ous behavior in its presence; but such imprisonment shall not,
-at any time, exceed twenty-four hours.
Sec. 16. Each House shall have all powers necessary for a
branch of the legislative department of a free and independent
Sec. 17. Bills may originate in either House, but may be
amended or rejected in the other, except that bills for raising
revenue shall originate in the House of Representatives.
Sec. 18. Every bill shall be read by sections, on three several
days in each House ; unless, in case of emergency, two-thirds
of the House where such bill may be depending shall, by a vote
of yeas and nays, deem it expedient to dispense with this rule;
but the reading of a bill by sections, on its final passage, shall
in no case be dispensed with; and the vote on the passage of
every hill or joint resolution shall be taken by yeas and nays.
Sec. 19. Every act shall embrace but one subject, and mat-
ters properly connected therewith ; which subject shall be ex-
pressed in the title. But if any subject shall be embraced in
£in act, which shall not be expressed in the title, such act shall
be void only as to so much thereof as shall not be expressed in
10 STATE OF INDIANA.
Sec. 20. Every act and joint resolution shall be plainly-
worded, avoiding, as far as practicable, the use of technical
Sec. 21. No act shall ever be revised or amended by mere
reference to its title; but the act revised, or section amended^
shall be set forth and publiahed at full length.
Sec. 22. The General Assembly shall not pass local or special
laws in any of the following enumerated cases, that is to say v
Regulating the jurisdiction and duties of justices of the peace
and of constables;
For the punishment of crimes and misdemeanors;
Regulating the practice in courts of justice;
Providing for changing the venue in civil and criminal cases;
Changing the names of persons;
For laying out, opening and working on, highways, and for
the election or appointment of supervisors;
Vacating roads, town plats, streets, alleys and public squares;
Summoning and impanneling grand and petit juries, and
providing for their compensation ;
Regulating county and township business;
Regulating the election of county and township officers, and
For the assessment and collection of taxes for State, county,
township or road purposes ;
Providing for supporting common schools, and for the pre-
servation of school funds ;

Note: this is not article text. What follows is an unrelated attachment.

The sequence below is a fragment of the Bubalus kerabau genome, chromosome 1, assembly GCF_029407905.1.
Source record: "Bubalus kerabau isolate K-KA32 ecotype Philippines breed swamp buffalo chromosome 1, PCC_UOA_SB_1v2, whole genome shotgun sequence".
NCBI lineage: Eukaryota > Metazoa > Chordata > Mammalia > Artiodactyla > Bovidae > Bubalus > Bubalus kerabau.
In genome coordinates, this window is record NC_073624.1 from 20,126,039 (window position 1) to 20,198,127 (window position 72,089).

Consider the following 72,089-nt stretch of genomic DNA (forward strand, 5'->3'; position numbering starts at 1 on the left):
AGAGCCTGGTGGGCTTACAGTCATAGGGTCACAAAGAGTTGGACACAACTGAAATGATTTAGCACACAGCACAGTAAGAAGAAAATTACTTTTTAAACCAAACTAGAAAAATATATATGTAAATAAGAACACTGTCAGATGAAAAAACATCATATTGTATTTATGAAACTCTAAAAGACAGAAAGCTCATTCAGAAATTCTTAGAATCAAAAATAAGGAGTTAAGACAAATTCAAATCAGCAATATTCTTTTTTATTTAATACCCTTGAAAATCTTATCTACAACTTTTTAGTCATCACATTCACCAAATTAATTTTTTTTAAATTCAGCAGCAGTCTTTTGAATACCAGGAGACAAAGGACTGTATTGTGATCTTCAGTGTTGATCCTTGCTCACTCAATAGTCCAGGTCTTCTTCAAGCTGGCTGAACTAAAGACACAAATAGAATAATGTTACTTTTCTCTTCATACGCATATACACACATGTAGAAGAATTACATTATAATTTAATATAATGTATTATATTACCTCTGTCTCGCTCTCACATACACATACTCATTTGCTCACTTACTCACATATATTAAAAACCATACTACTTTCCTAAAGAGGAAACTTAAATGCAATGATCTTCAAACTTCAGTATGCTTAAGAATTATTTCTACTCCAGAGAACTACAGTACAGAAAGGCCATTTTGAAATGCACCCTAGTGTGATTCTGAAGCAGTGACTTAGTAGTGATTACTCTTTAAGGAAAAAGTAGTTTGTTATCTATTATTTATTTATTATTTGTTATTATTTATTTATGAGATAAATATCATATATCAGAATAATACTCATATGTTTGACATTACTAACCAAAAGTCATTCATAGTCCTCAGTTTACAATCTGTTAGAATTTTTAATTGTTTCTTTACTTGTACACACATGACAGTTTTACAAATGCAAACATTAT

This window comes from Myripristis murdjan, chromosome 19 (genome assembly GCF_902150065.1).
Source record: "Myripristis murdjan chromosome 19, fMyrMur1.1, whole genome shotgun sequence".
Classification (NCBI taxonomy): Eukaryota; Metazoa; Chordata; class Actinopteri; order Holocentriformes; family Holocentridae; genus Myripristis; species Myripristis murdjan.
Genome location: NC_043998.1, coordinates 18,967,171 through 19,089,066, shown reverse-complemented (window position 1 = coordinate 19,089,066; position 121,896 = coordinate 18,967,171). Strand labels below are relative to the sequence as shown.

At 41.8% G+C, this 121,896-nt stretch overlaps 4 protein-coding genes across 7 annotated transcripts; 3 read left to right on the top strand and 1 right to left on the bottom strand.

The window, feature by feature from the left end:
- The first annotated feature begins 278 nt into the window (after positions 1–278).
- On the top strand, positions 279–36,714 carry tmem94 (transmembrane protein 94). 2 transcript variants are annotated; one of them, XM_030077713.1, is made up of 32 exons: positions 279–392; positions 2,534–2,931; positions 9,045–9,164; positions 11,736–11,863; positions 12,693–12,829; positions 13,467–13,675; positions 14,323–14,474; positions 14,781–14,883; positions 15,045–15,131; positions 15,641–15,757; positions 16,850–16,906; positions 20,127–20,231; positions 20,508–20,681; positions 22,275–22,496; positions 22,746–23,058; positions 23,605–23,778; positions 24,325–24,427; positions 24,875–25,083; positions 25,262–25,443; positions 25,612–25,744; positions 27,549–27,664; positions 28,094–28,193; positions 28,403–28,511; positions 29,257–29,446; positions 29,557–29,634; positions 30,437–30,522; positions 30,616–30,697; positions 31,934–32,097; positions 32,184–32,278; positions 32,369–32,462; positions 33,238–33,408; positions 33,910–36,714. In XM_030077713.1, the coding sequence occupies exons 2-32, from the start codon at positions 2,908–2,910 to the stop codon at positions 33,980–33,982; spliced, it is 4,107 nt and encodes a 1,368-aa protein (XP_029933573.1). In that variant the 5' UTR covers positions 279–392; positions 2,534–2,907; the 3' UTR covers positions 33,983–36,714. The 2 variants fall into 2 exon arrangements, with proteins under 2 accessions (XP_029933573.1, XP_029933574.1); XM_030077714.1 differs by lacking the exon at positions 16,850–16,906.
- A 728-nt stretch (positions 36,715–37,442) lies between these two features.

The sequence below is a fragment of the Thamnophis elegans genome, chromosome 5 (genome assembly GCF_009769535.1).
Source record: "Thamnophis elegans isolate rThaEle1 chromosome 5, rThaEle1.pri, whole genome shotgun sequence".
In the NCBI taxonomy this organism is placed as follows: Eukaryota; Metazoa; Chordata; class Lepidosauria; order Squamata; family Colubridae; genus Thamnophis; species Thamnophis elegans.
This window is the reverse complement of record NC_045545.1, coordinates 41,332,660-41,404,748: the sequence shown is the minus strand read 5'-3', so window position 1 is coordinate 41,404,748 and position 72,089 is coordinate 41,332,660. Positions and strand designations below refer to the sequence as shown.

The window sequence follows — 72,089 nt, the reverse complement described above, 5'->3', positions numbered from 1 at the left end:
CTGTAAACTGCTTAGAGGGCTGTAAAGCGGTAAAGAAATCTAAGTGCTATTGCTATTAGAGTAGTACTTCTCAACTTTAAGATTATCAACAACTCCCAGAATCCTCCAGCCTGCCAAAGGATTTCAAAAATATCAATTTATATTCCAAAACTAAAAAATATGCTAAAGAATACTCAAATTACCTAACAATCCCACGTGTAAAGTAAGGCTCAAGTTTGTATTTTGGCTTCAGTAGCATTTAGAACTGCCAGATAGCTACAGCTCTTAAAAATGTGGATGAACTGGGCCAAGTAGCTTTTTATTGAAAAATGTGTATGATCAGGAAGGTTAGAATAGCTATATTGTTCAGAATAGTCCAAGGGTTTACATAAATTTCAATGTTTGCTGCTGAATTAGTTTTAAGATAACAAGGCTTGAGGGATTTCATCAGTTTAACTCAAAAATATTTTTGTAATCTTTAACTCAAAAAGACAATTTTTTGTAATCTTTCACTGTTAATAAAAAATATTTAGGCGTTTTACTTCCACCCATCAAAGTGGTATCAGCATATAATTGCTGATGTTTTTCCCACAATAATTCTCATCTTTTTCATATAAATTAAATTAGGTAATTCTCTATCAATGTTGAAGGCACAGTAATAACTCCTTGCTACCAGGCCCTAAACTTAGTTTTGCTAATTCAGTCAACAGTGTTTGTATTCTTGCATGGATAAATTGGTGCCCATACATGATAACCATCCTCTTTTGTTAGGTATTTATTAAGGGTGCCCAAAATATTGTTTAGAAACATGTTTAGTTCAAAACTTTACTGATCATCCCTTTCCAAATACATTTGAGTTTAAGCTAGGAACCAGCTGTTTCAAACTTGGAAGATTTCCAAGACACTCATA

In relation to fees or salaries ; except that the laws may be-
so made as to grade the compensation of officers in proportion
to the population and the necessary services required ;
In relation to interest on money ;
Providing for opening and conducting elections of State,
county or township officers, and designating the places of
Providing for the sale of real estate belonging to minors, or
other persons laboring under legal disabilities, by executory,
administrators, guardians or trustees '
Sec. 23. In all the cases enumerated in the preceding sec-
tion, and in all other cases where a general law can be made
applicable, all laws shall be general and of uniform operation
throughout the State.
Sec 24. Provisions may be made by general law, for bring-
ing suits against the State, as to all liabilities originating after
the adoption of this Constitution; but no special act authoriz-
ing such suit to be brought, or making compensation to any
person claiming damages against the State, shall ever be passed.
Sec. 25. A majority of all the members elected to each
House shall be necessary to pass every bill or joint resolution;
and all bills and joint resolutions so passed shall be signed by
the presiding officers of the respective houses.
Sec. 26. Any member of either House shall have the right
to protest, and to have his protest, with his reasons for dissent,
entered on the journal.
Sec. 27. Every statute shall be a public law, unless otherwise
declared in the statute itself.
Sec. 28. No act shall take effect until the same shall have
been published and circulated in the several counties of this
State, by authority, except in case of emergency ; which emer-
gency shall be declared in the preamble or in the body of the
Sec. 29. The members of the General Assembly shall re-